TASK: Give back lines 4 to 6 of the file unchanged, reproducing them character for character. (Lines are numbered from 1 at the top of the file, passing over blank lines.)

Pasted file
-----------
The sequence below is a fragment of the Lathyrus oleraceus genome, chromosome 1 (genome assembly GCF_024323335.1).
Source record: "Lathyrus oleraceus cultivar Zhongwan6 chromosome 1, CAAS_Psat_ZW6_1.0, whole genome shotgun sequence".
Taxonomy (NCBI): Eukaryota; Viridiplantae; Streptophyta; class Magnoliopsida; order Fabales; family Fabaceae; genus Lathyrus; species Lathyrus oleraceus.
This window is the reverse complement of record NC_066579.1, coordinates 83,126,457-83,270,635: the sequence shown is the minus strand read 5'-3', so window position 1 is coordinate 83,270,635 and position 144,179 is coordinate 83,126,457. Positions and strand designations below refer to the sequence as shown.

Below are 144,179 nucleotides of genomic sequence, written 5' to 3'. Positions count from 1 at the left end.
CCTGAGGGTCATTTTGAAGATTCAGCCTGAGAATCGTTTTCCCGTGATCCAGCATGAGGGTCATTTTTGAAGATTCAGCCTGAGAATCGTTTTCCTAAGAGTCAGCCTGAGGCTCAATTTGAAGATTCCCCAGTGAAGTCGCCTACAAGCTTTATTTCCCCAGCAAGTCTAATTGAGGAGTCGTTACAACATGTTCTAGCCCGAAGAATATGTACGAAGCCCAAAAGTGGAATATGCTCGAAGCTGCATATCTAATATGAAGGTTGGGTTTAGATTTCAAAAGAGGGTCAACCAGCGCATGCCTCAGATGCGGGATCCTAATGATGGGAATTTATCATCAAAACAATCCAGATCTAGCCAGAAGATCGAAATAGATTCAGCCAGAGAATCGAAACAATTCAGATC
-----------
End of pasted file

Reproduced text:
This window is the reverse complement of record NC_066579.1, coordinates 83,126,457-83,270,635: the sequence shown is the minus strand read 5'-3', so window position 1 is coordinate 83,270,635 and position 144,179 is coordinate 83,126,457. Positions and strand designations below refer to the sequence as shown.

Below are 144,179 nucleotides of genomic sequence, written 5' to 3'. Positions count from 1 at the left end.
CCTGAGGGTCATTTTGAAGATTCAGCCTGAGAATCGTTTTCCCGTGATCCAGCATGAGGGTCATTTTTGAAGATTCAGCCTGAGAATCGTTTTCCTAAGAGTCAGCCTGAGGCTCAATTTGAAGATTCCCCAGTGAAGTCGCCTACAAGCTTTATTTCCCCAGCAAGTCTAATTGAGGAGTCGTTACAACATGTTCTAGCCCGAAGAATATGTACGAAGCCCAAAAGTGGAATATGCTCGAAGCTGCATATCTAATATGAAGGTTGGGTTTAGATTTCAAAAGAGGGTCAACCAGCGCATGCCTCAGATGCGGGATCCTAATGATGGGAATTTATCATCAAAACAATCCAGATCTAGCCAGAAGATCGAAATAGATTCAGCCAGAGAATCGAAACAATTCAGATC